I have had on my harddisc for a long time a game called "rebound". I do not know
exactly where it came from, but I suspect it was either on a cover disc or downloaded from a
BBS. It dates from 1992, and judging by the style of programming, it was either originally
written for a BBC micro, or it was written by a person brought up on the Beeb.
If you are the author, please get in contact with me so that I may properly credit
It seemed, to me, to be a perfect project for conversion to assembler for several reasons:
- It is a 'whole' application in it's own right, and it isn't too large.
- It allows us to branch out into floating point mathematics instructions.
- And, it is totally frivolous!
I won't detail the internal workings, as it is commented to distraction. :-)
The following improvements have been made, over the BASIC original:
- Seeds the randomiser (always useful!)
- Restores the original state of the redefined character, upon exit.
- Better (ie, controlled) exit handler
- Contrains the length of the high score name, so user can't output a long name and
really mess up the layout.
- Floating point now done natively on the floating point co-processor.
As Angel once said, "Works in theory!" - most of you will be using the
Uses IEEE single precision floating point so should not be that slow.
Still, faster than BASIC.
- Timed delay loop, so game should work at roughly the same speed on ALL RISC OS
machines, irrespective of processor or memory speed, refresh rate, or cache.
- Doesn't do anything 'funny', so should work on any RISC OS machine with FPEmulator
loaded - RISC OS 2 to RISC OS 4, any processor.
- Provides a default name if user doesn't bother to enter anything.
- At the "SPACE for another game" prompt, it will take anything not
Space as a request to exit.
- Switches the cursor back on when awaiting name input, to indicate that something is
supposed to happen.
- Calls "Wimp_CommandWindow", so you don't get that "Press
Space or click mouse to continue" prompt...
I'm sure it can be optimised, but I don't see a necessity for it as the program is really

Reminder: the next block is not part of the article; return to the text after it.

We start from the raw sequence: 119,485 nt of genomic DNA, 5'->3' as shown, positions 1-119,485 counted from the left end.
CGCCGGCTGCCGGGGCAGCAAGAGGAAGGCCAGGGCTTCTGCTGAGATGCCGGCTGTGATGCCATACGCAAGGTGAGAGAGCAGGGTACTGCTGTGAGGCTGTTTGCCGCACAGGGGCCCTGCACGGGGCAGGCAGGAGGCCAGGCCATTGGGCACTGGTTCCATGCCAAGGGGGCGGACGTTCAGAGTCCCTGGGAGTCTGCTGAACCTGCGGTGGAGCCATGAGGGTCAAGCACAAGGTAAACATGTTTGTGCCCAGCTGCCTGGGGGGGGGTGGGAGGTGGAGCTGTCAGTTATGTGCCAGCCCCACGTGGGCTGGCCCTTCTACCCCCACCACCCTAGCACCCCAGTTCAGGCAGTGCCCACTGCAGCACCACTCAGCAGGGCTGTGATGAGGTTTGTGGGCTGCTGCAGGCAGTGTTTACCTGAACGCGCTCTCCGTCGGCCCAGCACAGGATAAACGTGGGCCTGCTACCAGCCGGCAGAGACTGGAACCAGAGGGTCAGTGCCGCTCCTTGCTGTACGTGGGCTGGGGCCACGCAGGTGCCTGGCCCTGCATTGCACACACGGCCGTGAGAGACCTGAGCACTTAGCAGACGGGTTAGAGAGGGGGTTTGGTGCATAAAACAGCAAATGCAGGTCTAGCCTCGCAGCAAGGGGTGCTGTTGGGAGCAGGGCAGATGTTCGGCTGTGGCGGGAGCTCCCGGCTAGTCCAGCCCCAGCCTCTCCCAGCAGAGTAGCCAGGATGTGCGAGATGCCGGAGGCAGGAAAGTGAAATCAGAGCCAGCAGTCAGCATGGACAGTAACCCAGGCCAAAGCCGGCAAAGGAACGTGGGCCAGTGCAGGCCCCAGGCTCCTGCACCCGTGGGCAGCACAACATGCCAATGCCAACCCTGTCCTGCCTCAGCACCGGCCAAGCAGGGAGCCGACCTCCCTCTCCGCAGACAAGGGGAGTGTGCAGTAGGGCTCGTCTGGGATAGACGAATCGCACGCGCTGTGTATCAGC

quite small - a mere 1680 bytes. If you do wish to optimise, here are some ideas:
- Shift blocks to make better use of fall-through.
.game_loop, BL to
.border_commands elsewhere, then
let it just fall into
.game. Don't forget to fiddle the
LDMFD/STMFD's to account for this.
- Turn all that "OS_BinaryToDecimal" stuff to a routine which can be
called when needed.
While you're at it, change it to use "OS_ConvertInteger4" and you
should be able to use "OS_Write0" for the string, should save you
another instruction there (no need to tell it how LONG the string is!).
- The character definition code. Push it all into
.buffer, then use a
looping LDRB to pass it to "OS_WriteC". It'll have the same
effect, but look tidier. And, as
.buffer is essentially workspace, it
doesn't matter if it later gets overwritten...
The 1K challenge
The "rebound1K" version is a challenge. You see, often you get a 'challenge' in
which to write something in 1K, or in 4K. Whether or not this is possible depends not only
upon your coding skill, but also upon your optimisation skill. Cutting strings took out some
space. Ripping out stuff like the high score name and the time delay (blah blah) took us
closer. Then the above optimisations, only more extreme. And it got us down to exactly 1024
A lot of the gloss and niceties have gone, but the game is just as playable (though the
speed is now dependent upon the screen VSync rate).
Why 1K? Because it represents an amount of memory that was typical in early machines. Look
in a computer book written in the late sixties. Mainframes did their work with tape drives
and 4K of memory. It is a 'throwaway' amount these days, yet still a good challenge to code
something useful, yet squeeze it into a mere 256 instructions (or less, if you have output
Last, but not least...
Many thanks to Stewart Brodie for the floating point routines. Calling
is so much easier than using the PRMs to try to figure out what the instruction
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Copyright © 2004 Richard Murray